Carbon pricing's poison pill

Clive Palmer and Tony Abbott may be celebrating the likely end of the carbon price, but a clause within the legislation will make immediate repeal politically unpalatable.

As Robert Gottliebsen points out in the column yesterday Abbott has won control of the Senate, the prime minister can now draw upon a group of like-minded, conservative cross-bench senators to execute his agenda. This will be made even easier given the announcement that the Palmer United Party will enter an alliance with another senator.

In spite of this, however, there is a poison pill within the carbon pricing legislation that suggests the scheme will be in place until June 30, 2015. 

Carbon and energy market analysts, Reputex, have released a report which shows that if the government abolished the scheme part-way through a compliance year (same as the financial year), it would crystalise a cash payment of as much as $2 billion from government to polluters with free permits. 

To explain, under the carbon pricing scheme high emitting coal generators and emissions-intensive trade-exposed industry receive a significant amount of their carbon permits for free. There is a clause in the legislation which allows these holders of free permits to cash them in to the government at the fixed carbon price prevailing at the time (between $24.50 and $25 per permit). For example, a coal generator might decide to shut down for part of the year, just as Northern and Playford have done, and so they don’t need all their free permits to meet their compliance obligations. Consequently, the government allowed for such circumstances by providing for a buyback facility.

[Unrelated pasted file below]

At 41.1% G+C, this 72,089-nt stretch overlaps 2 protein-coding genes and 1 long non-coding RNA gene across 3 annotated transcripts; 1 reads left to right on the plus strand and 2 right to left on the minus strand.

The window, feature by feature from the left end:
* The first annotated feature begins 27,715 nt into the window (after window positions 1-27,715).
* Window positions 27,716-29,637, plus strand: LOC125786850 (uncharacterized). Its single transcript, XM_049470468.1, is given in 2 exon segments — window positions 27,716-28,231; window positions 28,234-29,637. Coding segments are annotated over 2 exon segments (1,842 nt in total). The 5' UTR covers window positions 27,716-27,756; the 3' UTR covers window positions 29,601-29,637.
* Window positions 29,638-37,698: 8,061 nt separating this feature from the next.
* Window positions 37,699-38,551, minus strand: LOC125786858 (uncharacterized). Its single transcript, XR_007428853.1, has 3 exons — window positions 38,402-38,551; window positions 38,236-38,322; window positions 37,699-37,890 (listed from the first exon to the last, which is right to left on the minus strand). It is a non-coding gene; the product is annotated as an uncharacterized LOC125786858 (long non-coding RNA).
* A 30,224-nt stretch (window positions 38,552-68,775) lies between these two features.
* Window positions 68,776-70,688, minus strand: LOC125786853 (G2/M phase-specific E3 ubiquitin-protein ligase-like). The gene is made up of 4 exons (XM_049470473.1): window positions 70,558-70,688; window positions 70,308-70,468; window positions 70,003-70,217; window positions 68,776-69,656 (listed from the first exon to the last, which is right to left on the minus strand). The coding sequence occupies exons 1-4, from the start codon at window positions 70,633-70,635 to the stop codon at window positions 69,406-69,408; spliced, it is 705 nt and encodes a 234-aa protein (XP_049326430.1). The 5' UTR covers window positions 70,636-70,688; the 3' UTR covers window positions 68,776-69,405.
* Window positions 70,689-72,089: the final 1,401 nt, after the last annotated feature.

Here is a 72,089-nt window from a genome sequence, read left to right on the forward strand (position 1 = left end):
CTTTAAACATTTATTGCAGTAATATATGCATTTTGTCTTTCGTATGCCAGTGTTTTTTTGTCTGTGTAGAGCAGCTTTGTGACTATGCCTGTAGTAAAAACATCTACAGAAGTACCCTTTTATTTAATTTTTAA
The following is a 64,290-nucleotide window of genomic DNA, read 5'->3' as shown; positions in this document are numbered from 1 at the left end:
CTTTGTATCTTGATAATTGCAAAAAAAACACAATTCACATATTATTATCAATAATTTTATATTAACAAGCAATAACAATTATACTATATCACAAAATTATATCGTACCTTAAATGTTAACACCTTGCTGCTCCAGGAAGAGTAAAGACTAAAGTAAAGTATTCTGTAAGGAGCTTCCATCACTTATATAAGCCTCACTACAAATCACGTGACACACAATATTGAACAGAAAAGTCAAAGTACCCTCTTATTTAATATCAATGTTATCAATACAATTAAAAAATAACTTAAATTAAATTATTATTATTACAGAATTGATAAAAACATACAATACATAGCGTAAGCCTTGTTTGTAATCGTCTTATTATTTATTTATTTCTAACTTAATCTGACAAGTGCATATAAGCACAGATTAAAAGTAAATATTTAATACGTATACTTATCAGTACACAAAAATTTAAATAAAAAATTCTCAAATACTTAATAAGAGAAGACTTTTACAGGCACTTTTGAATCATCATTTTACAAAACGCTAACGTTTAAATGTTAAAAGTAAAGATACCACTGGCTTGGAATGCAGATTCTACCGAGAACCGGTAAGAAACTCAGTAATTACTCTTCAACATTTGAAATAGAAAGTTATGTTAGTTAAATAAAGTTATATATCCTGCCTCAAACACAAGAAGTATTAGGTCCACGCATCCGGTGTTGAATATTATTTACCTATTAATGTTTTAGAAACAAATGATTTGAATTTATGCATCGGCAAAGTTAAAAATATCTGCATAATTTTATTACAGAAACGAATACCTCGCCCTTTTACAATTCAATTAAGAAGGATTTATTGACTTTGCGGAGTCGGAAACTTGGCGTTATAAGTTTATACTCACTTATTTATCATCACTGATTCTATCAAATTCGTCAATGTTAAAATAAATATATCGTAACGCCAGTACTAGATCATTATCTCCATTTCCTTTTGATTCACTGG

Now the thing is that the government provides a large proportion of these permits in advance of when companies emit CO2 into the atmosphere, and a liability to surrender a permit to government is incurred. Free permits are issued to companies in two tranches: the first are provided early in the compliance year covering 75 per cent of direct emissions as well as various other incurred carbon costs. Permits to cover the remaining 25 per cent of direct emissions costs are issued at the start of the following financial year (which is after the liability is incurred).

Both the prospective Labor leaders in Bill Shorten and Anthony Albanese have ruled out Abbott’s repeal of the carbon price in the Senate. So in combination with the Greens they can block repeal until the new senators elected in last month's election take their seats in July.

Now Abbott might be able to go to a double dissolution election before the new senatatos takes their seats but, given he faces a relatively repeal-friendly new upper house, he’d have trouble justifying such a move to the electorate. So this seems unlikely.

Reputex suggest that, provided he can pass the repeal bill through the new Senate in August next year, the carbon price could cease operation as early as October 2014. 

At this point Reputex estimate that polluters would have a surplus of 86.9 million free permits in excess of their emissions liability to that date. With repeal self-evident, the holders of the free permits could act in advance of repeal to cash-in their surplus free permits at a price of around $24.55 per unit. This would grant them a tidy windfall of more than $2 billion dollars at the expense of the government budget.

Even if the government were to cease operation of the scheme later in December they would still face a free permit payout of $1.14 billion.

From a political perspective Abbott can publicly claim he has axed the tax when the repeal bill passes the Senate. The electorate are unlikely to notice or greatly care if the scheme does not formally cease until July 2015.  It would be an incredible act of ideological masochism if the government was prepared to incur a cost to taxpayers of $2 billion, just so it could cease the operation of the carbon price as soon as it possibly could.